A pair of influential senators are seeking answers about the steep cost of the hepatitis C drug Sovaldi.
Sens. Ron Wyden (D-Ore.), chairman of the Finance Committee, and Chuck Grassley (R-Iowa), the ranking minority member of the Judiciary Committee, sent a letter (PDF)
Friday to the chairman and CEO of Sovaldi manufacturer Gilead Sciences
with questions about how the drug's price was determined.
The senators also are seeking detailed information about the company's November, 2011 purchase of Pharmasset, the original developer of Sovaldi.
“Given the impact Sovaldi's cost will have on Medicare
and other federal spending, we need a better understanding of how your company arrived at the price for this drug,” Wyden and Grassley wrote. “In order for a marketplace to function properly, it must be competitive, fair and transparent. It is unclear how Gilead set the price for Sovaldi. That price appears to be higher than expected, given the costs of development and production, and the steep discounts offered in other countries.”
Sovaldi costs roughly $1,000 per pill, with a full course of treatment totaling at least $84,000. Wyden and Grassley pointed out that the drug could cost Medicare $2 billion by the end of next year if just 25,000 individuals with hepatitis C (HCV) are treated with the drug. They also highlighted the potential cost to state and federal prisons given that roughly one-third of the HCV population is thought to be incarcerated.
But Sovaldi also has been hailed as an effective means to eradicate the liver disease, with a cure rate of 90% or higher. That could drastically reduce medical costs in the long run, as it eliminates the need for costly procedures like liver transplants. The Food and Drug Administration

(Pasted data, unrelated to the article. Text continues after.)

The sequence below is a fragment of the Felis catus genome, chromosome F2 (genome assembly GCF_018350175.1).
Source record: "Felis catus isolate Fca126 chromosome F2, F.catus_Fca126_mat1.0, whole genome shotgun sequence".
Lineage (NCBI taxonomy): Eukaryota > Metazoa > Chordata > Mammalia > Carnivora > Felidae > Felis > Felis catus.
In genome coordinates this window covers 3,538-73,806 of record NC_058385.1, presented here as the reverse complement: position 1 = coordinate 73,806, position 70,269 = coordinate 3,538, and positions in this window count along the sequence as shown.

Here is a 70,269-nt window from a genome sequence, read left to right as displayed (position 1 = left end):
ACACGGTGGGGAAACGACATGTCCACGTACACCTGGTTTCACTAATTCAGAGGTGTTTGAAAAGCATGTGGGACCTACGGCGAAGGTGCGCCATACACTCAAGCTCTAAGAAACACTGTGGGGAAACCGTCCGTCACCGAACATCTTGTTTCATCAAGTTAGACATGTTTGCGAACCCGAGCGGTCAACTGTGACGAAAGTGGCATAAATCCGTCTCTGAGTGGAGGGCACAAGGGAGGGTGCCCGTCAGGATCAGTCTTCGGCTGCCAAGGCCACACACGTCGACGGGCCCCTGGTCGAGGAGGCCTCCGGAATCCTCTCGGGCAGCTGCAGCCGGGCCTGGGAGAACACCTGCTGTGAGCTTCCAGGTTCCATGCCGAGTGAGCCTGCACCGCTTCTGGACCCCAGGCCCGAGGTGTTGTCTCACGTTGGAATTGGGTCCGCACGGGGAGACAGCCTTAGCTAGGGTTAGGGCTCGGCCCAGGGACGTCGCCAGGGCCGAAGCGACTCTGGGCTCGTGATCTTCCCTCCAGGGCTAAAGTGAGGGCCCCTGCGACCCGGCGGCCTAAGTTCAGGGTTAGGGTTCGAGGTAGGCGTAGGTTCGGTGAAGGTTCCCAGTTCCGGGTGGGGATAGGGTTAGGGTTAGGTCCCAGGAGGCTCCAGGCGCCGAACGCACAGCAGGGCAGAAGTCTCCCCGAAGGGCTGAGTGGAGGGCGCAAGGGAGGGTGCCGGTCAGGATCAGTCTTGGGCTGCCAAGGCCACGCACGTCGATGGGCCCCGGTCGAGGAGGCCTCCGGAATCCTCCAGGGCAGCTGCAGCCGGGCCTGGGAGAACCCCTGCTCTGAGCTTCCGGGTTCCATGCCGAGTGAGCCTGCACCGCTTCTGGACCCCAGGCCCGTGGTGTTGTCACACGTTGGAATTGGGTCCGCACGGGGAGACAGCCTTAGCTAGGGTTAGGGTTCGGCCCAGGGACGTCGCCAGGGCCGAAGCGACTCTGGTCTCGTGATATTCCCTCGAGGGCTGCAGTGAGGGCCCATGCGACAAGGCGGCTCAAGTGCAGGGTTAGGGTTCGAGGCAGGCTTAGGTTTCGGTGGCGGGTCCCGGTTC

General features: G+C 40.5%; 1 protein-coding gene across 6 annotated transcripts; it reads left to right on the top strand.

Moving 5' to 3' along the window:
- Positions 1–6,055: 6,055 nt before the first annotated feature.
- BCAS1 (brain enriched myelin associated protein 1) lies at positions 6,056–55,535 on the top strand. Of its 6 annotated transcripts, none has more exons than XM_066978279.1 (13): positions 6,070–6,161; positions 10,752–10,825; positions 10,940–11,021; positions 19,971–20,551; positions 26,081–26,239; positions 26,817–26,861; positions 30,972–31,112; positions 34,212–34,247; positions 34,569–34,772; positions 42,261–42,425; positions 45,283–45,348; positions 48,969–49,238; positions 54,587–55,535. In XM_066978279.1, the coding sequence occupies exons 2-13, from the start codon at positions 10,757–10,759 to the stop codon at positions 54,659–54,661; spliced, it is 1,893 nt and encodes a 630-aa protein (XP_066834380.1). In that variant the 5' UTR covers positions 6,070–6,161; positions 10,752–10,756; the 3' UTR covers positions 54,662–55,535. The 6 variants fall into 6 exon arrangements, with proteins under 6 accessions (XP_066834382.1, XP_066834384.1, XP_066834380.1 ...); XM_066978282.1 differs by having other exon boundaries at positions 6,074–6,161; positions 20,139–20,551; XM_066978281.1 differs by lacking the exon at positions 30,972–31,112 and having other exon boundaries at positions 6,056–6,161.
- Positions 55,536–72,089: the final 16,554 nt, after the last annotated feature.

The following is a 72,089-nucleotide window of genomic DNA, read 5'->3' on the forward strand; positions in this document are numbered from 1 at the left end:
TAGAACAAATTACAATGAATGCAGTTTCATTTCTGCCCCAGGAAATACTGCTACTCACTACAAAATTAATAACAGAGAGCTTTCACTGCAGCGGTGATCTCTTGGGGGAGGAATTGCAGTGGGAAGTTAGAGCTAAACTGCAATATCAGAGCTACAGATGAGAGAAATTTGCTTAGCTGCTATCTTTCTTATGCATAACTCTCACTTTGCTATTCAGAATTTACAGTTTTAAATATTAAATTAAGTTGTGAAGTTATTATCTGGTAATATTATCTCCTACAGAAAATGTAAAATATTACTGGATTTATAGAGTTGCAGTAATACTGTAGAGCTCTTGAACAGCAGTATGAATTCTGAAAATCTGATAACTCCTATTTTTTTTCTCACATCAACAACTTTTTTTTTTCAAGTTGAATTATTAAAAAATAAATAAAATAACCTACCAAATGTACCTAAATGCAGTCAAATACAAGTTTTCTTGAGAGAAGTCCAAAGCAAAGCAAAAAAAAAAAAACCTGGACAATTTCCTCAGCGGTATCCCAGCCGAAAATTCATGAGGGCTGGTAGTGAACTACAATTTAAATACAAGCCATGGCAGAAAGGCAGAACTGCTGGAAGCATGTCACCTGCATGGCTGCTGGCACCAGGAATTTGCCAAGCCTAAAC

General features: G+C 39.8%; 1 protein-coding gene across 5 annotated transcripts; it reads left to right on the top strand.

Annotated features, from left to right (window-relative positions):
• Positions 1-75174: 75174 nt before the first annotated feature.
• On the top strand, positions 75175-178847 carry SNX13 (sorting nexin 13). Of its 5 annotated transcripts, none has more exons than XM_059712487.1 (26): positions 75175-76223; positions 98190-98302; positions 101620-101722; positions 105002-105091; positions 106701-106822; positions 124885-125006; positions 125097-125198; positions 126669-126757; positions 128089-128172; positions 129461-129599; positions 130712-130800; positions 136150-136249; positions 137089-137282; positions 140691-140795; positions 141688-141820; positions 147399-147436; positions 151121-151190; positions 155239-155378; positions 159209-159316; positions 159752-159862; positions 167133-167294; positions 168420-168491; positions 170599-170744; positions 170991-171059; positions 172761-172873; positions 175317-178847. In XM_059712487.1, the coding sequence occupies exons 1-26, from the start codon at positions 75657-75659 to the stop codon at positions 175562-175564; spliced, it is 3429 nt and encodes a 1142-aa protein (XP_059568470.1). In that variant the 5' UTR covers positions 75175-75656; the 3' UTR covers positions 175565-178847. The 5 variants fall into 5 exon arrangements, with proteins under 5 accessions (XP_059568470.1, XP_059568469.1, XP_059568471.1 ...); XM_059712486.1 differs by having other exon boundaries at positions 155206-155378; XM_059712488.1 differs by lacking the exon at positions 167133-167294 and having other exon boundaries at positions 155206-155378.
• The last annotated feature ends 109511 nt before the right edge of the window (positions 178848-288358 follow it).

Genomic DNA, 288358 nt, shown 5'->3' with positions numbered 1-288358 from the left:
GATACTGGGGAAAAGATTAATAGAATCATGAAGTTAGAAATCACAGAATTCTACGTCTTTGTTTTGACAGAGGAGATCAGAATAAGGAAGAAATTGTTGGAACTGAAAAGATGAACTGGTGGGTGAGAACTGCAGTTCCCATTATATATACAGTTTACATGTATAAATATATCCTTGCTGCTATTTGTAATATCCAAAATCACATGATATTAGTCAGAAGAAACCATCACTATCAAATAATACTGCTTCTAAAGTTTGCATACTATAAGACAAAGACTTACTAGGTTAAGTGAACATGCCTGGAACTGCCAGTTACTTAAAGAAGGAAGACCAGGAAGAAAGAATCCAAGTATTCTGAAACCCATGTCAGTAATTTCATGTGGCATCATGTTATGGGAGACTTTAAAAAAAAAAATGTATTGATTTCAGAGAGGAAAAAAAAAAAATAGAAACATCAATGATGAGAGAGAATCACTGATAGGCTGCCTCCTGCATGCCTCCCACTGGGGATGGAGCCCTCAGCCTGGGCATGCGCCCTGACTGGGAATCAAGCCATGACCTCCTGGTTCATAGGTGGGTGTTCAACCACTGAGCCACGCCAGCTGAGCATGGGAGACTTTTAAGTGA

approved the drug in December.
Last month, the CMS agreed to pay for HCV screening
for Medicare beneficiaries born between 1945 and 1965. The agency also approved screening tests for individuals at high risk of contracting the disease, such as those with a history of illicit injection-drug use. That could lead to thousands of individuals learning they are infected, since the disease can be asymptomatic for years.
Wyden and Grassley are seeking copies of all communications between Gilead and Pharmasset about the valuation of the latter company during acquisition talks. They're also requesting copies of all marketing and pricing plans for Sovaldi, both in the U.S. and abroad. In addition, they want an itemized accounting of research and development costs associated with the drug. The senators requested that Gilead begin delivering the information within two weeks, and that all documentation be provided within 60 days.
Gilead indicated in a statement that the company has received the letter and intends to cooperate with the requests.Follow Paul Demko on Twitter: @MHpdemko